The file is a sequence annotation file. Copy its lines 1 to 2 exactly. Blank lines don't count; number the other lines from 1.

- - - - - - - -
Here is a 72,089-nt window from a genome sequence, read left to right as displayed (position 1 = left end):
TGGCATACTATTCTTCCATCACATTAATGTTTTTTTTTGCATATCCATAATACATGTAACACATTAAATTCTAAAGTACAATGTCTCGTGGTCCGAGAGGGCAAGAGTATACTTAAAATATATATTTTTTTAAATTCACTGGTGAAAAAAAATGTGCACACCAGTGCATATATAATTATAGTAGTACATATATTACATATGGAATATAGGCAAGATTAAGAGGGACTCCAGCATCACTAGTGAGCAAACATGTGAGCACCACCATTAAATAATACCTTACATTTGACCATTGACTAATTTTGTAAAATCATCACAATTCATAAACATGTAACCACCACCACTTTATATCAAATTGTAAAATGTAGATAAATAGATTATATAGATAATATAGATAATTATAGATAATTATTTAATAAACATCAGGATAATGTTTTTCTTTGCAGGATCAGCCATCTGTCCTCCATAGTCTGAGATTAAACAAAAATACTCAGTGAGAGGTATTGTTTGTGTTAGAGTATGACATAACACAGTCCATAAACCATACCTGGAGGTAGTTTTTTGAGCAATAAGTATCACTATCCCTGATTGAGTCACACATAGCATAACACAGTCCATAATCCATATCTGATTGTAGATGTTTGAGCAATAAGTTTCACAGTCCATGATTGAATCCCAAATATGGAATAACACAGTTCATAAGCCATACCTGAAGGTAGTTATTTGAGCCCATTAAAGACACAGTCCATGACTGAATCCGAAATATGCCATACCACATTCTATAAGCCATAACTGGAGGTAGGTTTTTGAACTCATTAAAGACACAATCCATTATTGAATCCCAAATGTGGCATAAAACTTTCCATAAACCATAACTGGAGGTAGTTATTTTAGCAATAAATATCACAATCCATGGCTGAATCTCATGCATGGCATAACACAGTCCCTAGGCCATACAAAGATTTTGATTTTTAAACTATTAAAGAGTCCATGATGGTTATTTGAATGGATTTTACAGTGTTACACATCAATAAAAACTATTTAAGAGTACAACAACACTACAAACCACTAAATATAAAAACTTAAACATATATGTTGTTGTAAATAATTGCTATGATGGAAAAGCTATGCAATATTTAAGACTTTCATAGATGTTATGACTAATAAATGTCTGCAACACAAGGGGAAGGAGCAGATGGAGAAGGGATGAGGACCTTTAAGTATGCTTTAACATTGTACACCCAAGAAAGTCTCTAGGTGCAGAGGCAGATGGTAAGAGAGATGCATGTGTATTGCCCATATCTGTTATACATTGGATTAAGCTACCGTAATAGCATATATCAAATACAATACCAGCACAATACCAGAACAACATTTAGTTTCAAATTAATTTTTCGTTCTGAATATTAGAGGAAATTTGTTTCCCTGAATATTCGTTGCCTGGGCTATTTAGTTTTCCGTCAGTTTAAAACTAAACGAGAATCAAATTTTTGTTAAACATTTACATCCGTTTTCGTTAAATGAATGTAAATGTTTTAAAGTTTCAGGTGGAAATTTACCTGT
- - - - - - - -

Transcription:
Here is a 72,089-nt window from a genome sequence, read left to right as displayed (position 1 = left end):
TGGCATACTATTCTTCCATCACATTAATGTTTTTTTTTGCATATCCATAATACATGTAACACATTAAATTCTAAAGTACAATGTCTCGTGGTCCGAGAGGGCAAGAGTATACTTAAAATATATATTTTTTTAAATTCACTGGTGAAAAAAAATGTGCACACCAGTGCATATATAATTATAGTAGTACATATATTACATATGGAATATAGGCAAGATTAAGAGGGACTCCAGCATCACTAGTGAGCAAACATGTGAGCACCACCATTAAATAATACCTTACATTTGACCATTGACTAATTTTGTAAAATCATCACAATTCATAAACATGTAACCACCACCACTTTATATCAAATTGTAAAATGTAGATAAATAGATTATATAGATAATATAGATAATTATAGATAATTATTTAATAAACATCAGGATAATGTTTTTCTTTGCAGGATCAGCCATCTGTCCTCCATAGTCTGAGATTAAACAAAAATACTCAGTGAGAGGTATTGTTTGTGTTAGAGTATGACATAACACAGTCCATAAACCATACCTGGAGGTAGTTTTTTGAGCAATAAGTATCACTATCCCTGATTGAGTCACACATAGCATAACACAGTCCATAATCCATATCTGATTGTAGATGTTTGAGCAATAAGTTTCACAGTCCATGATTGAATCCCAAATATGGAATAACACAGTTCATAAGCCATACCTGAAGGTAGTTATTTGAGCCCATTAAAGACACAGTCCATGACTGAATCCGAAATATGCCATACCACATTCTATAAGCCATAACTGGAGGTAGGTTTTTGAACTCATTAAAGACACAATCCATTATTGAATCCCAAATGTGGCATAAAACTTTCCATAAACCATAACTGGAGGTAGTTATTTTAGCAATAAATATCACAATCCATGGCTGAATCTCATGCATGGCATAACACAGTCCCTAGGCCATACAAAGATTTTGATTTTTAAACTATTAAAGAGTCCATGATGGTTATTTGAATGGATTTTACAGTGTTACACATCAATAAAAACTATTTAAGAGTACAACAACACTACAAACCACTAAATATAAAAACTTAAACATATATGTTGTTGTAAATAATTGCTATGATGGAAAAGCTATGCAATATTTAAGACTTTCATAGATGTTATGACTAATAAATGTCTGCAACACAAGGGGAAGGAGCAGATGGAGAAGGGATGAGGACCTTTAAGTATGCTTTAACATTGTACACCCAAGAAAGTCTCTAGGTGCAGAGGCAGATGGTAAGAGAGATGCATGTGTATTGCCCATATCTGTTATACATTGGATTAAGCTACCGTAATAGCATATATCAAATACAATACCAGCACAATACCAGAACAACATTTAGTTTCAAATTAATTTTTCGTTCTGAATATTAGAGGAAATTTGTTTCCCTGAATATTCGTTGCCTGGGCTATTTAGTTTTCCGTCAGTTTAAAACTAAACGAGAATCAAATTTTTGTTAAACATTTACATCCGTTTTCGTTAAATGAATGTAAATGTTTTAAAGTTTCAGGTGGAAATTTACCTGT